What To Do About Attention-Seeking Kids
The preschooler I observed in the grocery store yesterday was doing everything she could to get her mom’s attention. She whined. She squirmed in her seat in the cart. She took items off the shelf. She threw the bread on the floor. Her mom asked her to please stop whining, replaced the pilfered items, picked up the bread and pleaded with her daughter to please, please be good and she would get some candy when they left. As her mother turned to figure out which meat to buy, her daughter gave her a kick. Mom looked around and sighed. She grabbed a package of hamburger and made a dash for the checkout line. What’s going on?
Before deciding a child is a discipline problem, it’s very important to rule out medical issues. I’ll never forget a particularly squirmy and whiny toddler who had developed a gross habit of picking at his bum and smearing his poop on the floor. His mom was at her wit’s end. Sensing something was physically amiss, I referred her back to her pediatrician. The result? A diagnosis of a serious case of pinworms. No wonder the kid was out of control!
Barring medical issues, though, and before considering psychiatric ones (such as ADHD), let’s consider why any child would be so emotionally needy that she constantly makes bids for extra attention, even at the expense of adult disapproval and negative consequences.
One of my teachers, Rudolf Dreikurs, used to say that children need attention like a plant needs sun and water. Mother Nature does her best to make sure both plants and our little ones get what they need. Little children are designed to get adult attention. Watch what happens when adults meet the new baby in the family. His little face and cute little fingers and toes make adults fuss over him and even compete to hold him. His cries bring his mother running. His little coos and smiles keep her engaged.
By trial and error, growing children figure out what makes adults continue to give them attention and what drives them away. Since they are dependent on us, they do everything they can to get the love and nurturance they need. Usually their early experience shows them that when they are well-behaved, when they learn new skills, and when they are happy, they pull adults closer. When the adults react with interest, affection and approval, the children strive to please, to copy the big people, to grow in their social and practical skills, and to find a positive place in their family.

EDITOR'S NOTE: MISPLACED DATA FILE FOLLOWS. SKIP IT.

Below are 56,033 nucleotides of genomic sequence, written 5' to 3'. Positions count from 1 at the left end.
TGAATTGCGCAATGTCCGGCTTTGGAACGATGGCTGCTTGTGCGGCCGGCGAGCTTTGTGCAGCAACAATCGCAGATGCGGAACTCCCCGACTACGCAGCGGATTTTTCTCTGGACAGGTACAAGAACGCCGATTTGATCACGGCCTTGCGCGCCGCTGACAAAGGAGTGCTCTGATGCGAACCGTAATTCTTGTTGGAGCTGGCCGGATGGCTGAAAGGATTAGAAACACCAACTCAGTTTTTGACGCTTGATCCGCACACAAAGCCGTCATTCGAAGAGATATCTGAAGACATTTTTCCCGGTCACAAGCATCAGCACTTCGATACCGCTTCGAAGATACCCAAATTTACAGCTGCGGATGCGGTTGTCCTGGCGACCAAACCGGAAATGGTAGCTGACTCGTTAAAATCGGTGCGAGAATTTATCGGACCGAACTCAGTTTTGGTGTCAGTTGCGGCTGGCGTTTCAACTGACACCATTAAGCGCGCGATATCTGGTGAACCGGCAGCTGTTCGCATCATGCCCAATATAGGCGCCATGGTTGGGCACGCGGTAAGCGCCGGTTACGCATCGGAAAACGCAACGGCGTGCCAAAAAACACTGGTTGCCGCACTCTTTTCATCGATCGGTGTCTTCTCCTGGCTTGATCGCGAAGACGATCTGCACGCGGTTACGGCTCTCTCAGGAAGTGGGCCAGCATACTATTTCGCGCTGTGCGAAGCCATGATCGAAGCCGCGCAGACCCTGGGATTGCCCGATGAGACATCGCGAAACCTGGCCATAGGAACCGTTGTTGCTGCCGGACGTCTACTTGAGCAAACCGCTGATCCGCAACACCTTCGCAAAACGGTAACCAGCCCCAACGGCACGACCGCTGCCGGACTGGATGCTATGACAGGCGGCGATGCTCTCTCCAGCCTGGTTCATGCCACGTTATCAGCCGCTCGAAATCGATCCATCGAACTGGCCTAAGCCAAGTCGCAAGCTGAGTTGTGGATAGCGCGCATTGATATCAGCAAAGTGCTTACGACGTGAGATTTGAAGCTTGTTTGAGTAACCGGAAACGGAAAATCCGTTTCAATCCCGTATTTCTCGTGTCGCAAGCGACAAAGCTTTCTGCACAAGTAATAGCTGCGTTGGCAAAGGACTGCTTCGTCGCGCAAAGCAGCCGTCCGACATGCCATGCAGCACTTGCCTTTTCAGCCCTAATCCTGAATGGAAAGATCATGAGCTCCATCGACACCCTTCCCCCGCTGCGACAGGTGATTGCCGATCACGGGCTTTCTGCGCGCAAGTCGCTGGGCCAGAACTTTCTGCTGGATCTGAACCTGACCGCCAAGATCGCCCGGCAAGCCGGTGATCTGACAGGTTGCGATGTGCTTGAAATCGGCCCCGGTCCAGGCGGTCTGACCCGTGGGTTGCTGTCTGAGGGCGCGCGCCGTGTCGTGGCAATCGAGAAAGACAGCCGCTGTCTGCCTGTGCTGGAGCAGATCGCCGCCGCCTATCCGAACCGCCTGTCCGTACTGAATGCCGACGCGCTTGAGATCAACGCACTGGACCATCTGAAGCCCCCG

But when children consistently can’t get a response, they get desperate. Abandonment threatens a child’s emotional and physical survival. Lacking enough positive interaction, a child will develop negative tactics to re-engage the adults. Being scolded, nagged, reminded, and punished is far better than being ignored. By finding ways to be personally addressed by an exasperated or angry adult, the child makes sure that at least he isn’t forgotten.
Few parents set out to deprive their children of enough parental contact. But many parents are overscheduled, working too hard, or in distress themselves. Parents who weren’t parented well when they were young may not fully appreciate how much their children need their time and attention. And sometimes it’s a matter of temperament. Some children just need more interaction than others. This can be especially challenging to a parent who by nature doesn’t need as much connection as their child does.
Even though they’re doing the best they can, parents who are overwhelmed by the job may inadvertently create a situation where the kids have no choice but to misbehave to ensure a connection. When it’s a matter of mismatched temperaments that causes the distance, the child’s desperate attempts to engage can make the relationship even more difficult. Spilling the milk, fighting with a sibling, or pitching a tantrum may not get love and snuggles but these antics certainly get the adults involved.